Democratic state Rep. Caroline Simmons was elected Tuesday as mayor of Stamford, Connecticut, as former MLB manager and player Bobby Valentine conceded defeat in what ended up being a close race decided by absentee ballots.
She will be the first woman to serve as mayor of Stamford, the state's second-largest city. Simmons called it “a special day for Stamford women. Together we made history.”
The 35-year-old legislator previously defeated the two-term incumbent Democratic mayor in a September primary. First elected in 2014 to represent Stamford in the General Assembly and co-chair of the Commerce Committee, she touted her experience in both state and federal government and argued she was better suited for the job than her celebrity opponent.
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“I think people recognize that he may be a great baseball player and have that celebrity status, but they don’t necessarily want him as mayor or don’t think that translates into being a good mayor,” Simmons said in an interview with The Associated Press before the election. She said the voters “want a leader who is going to be ready on day one to serve them.”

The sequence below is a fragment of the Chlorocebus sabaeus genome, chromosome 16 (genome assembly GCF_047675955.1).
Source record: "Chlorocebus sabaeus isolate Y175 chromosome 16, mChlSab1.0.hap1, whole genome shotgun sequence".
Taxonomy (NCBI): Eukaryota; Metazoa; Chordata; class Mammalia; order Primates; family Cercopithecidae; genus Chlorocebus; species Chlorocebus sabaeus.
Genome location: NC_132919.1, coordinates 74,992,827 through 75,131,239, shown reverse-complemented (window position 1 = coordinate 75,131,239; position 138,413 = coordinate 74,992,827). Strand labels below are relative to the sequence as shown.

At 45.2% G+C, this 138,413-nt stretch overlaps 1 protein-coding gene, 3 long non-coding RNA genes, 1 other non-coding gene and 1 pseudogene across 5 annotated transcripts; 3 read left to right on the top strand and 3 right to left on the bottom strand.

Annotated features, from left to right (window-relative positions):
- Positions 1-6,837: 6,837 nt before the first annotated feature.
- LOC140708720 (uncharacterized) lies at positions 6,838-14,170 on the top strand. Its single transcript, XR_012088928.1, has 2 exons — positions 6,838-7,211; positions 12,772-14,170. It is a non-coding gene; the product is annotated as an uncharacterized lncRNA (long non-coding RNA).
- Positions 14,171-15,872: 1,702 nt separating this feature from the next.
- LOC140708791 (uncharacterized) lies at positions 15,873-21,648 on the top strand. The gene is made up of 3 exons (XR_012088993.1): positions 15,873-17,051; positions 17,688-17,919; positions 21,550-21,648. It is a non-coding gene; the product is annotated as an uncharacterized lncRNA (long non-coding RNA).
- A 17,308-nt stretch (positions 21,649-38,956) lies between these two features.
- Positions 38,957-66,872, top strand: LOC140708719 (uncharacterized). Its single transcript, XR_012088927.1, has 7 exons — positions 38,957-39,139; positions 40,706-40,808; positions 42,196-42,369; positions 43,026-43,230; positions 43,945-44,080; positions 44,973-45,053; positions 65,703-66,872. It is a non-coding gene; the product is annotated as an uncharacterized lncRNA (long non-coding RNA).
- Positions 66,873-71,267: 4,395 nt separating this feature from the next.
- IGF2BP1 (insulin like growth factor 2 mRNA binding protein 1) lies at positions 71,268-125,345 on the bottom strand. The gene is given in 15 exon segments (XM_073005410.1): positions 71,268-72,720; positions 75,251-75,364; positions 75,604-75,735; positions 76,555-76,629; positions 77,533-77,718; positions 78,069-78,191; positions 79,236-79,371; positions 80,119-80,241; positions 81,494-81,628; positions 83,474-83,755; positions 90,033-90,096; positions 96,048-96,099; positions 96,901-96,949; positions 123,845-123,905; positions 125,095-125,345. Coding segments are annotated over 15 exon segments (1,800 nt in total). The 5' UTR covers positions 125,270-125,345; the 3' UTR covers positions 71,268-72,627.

Valentine conceded defeat in a speech to supporters Tuesday night.
Stamford is the state’s fastest-growing city. The surge of newcomers, including New Yorkers who moved during the height of the pandemic, has brought benefits and complications to a city of more than 135,000 where soaring property values have exacerbated a dearth of affordable housing.
The race attracted national attention. Former Republican President George W. Bush, who was a managing partner of the Texas Rangers when the team fired Valentine as its manager, contributed $500 to the candidate’s campaign. Meanwhile, former Democratic President Barack Obama endorsed Simmons.
Simmons, who is married with two young sons, announced during the campaign she is pregnant with the couple’s third child. She was pregnant each time she ran for the General Assembly as well.
It was the first political campaign for Valentine, 71, a former Republican who ran as an unaffiliated candidate after submitting 188 signatures to get on the ballot. He previously managed the Texas Rangers, New York Mets, Boston Red Sox and the Japanese Pacific League’s Chiba Lotte Marines.